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Camden New Journal - LETTERS TO THE EDITOR
Published: 26 November 2009
Why are they making life more difficult for families?

• GIVEN their history in hiking charges for services like meals on wheels, nobody must be that surprised that the Liberal Democrats and Tories running Camden have found an excuse to hike up fees again (Tax frozen as fees arrive... has easyCouncil arrived? November 19).
The increases you reported on school meals and sports centres will hit families particularly hard, at a time when they need help the most.
Why is it that other boroughs are looking to help families through the recession, Camden is making life more difficult?
Next door in Islington, under pressure from the Labour councillors, the council introduced free school meals for all last year.
Here, ours will become less affordable for parents whose budgets are already stretched.
What is missing from the justification for these fee hikes is the fact that the council has been sitting on £80 million in reserves.
This is our money, which could be used to restore services cut by the Lib Dem/Tory executive and help subsidise some of the fees which they plan to ratchet up.
It really does look like the administration has looked on rather enviously at Barnet who got there first with the idea for ‘easyCouncil’.
At least the Tories there have had the chutzpah to be quite open about it. Unlike here, where the Lib Dems especially like to be all things to all people.
Mike Katz
Chair, Hampstead & Kilburn
Labour Party

We’re no easyJet

• WITH reference to your article (Tax frozen as fees rise… has easyCouncil arrived? November 19), I would like to make it clear that here in Camden we are not an ‘easyJet’ council.
Our focus has been on delivering excellent services and better value for Camden’s residents. Council tax has hardly gone up in four years. Front-line services have been protected and we are keeping our promises to Camden residents, for example, bringing council homes up to a decent standard, building a new secondary school, and refurbishing Kentish Town baths. 
And we’re making every pound pull its weight. For example, we’ve made over £8.1million in negotiating better prices with suppliers and £6.2million reducing the cost of bureaucracy in council offices over the last three years alone.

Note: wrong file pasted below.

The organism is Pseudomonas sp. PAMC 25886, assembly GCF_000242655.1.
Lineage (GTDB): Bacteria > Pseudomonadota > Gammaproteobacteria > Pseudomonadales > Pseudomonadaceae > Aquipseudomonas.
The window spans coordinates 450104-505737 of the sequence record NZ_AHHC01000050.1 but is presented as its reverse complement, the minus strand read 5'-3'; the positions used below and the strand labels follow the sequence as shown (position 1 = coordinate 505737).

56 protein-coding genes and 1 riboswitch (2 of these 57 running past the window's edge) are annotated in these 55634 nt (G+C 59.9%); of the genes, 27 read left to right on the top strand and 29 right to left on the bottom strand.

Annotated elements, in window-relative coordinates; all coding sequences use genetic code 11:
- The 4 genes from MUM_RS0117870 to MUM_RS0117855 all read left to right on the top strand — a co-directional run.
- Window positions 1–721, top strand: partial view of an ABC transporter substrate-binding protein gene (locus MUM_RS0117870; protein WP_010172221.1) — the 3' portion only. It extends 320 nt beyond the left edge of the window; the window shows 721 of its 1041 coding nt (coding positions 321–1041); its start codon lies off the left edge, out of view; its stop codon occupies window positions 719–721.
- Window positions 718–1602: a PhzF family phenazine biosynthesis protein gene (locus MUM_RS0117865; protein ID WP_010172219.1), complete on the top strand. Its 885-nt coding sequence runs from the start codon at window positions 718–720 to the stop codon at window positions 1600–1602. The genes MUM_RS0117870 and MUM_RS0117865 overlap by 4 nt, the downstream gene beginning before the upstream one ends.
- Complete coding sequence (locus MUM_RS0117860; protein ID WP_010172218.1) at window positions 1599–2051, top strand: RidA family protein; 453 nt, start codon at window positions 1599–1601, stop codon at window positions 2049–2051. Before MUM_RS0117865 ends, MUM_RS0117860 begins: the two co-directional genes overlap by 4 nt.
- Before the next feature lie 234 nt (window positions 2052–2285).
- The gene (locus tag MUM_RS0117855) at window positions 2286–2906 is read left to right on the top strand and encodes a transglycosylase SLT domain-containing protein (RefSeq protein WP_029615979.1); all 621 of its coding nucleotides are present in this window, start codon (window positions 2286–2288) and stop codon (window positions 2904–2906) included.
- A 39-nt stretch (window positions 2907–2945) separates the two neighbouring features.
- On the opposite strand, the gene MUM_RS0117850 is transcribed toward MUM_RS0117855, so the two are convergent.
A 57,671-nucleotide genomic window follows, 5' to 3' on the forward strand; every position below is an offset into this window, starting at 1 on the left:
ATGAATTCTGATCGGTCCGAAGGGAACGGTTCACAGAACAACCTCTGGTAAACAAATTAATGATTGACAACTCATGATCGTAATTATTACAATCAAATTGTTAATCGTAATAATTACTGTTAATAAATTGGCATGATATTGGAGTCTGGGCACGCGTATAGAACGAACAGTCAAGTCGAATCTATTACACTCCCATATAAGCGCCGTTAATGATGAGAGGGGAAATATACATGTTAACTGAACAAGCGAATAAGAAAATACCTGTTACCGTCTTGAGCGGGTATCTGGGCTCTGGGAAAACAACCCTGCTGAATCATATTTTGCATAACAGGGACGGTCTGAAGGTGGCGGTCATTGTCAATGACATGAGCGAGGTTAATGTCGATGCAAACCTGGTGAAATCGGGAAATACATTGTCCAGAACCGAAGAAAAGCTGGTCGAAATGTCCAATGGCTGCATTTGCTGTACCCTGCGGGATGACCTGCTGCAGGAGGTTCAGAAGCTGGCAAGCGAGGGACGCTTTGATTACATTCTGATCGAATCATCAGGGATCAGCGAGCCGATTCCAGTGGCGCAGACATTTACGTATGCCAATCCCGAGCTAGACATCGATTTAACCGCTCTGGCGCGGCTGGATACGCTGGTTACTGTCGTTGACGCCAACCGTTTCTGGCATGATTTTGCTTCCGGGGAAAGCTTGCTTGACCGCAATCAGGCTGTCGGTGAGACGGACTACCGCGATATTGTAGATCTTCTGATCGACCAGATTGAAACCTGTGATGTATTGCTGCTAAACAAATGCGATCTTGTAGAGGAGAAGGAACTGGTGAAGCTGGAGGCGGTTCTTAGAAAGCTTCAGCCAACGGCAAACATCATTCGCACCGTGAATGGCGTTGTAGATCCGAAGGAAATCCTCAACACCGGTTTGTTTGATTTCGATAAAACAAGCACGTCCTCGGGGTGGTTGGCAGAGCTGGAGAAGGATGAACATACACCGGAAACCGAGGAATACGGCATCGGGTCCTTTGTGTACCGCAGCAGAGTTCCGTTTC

Camden’s residents will rightly be interested in both their council tax bills – covering essential services like waste collection and street cleaning – as well as charges for things like leisure centres or school meals.
Council tax often hits those hardest who can least afford to pay. That’s why we’re planning to freeze it for 2010. Since the last election the council has frozen council tax three years out of four. The total rise has been just under £25 for the average band D property (up just 2.5 per cent). Compare that to £164.52 (nearly 20 per cent more) over Labour’s last four years in power. They put up council tax year after year.
Yes, we’re putting up our charges by 2.5 pence in the pound on average, but that change won’t kick until 2010. By then the Bank of England predicts that inflation will have gone up – which will cancel out most of the real cost of the increase. Sensitive fees and charges have been frozen and there are often concessions available for people on low incomes, the young and the old.
The fact is that this council is continuing to deliver first class services through the worst recession in living memory while staying on track to freeze council tax helping those who need it most during testing times.
Cllr Ralph Scott
Executive Member for Resources

Send your letters to: The Letters Editor, Camden New Journal, 40 Camden Road, London, NW1 9DR or email to The deadline for letters is midday Tuesday. The editor regrets that anonymous letters cannot be published, although names and addresses can be withheld. Please include a full name, postal address and telephone number. Letters may be edited for reasons of space.

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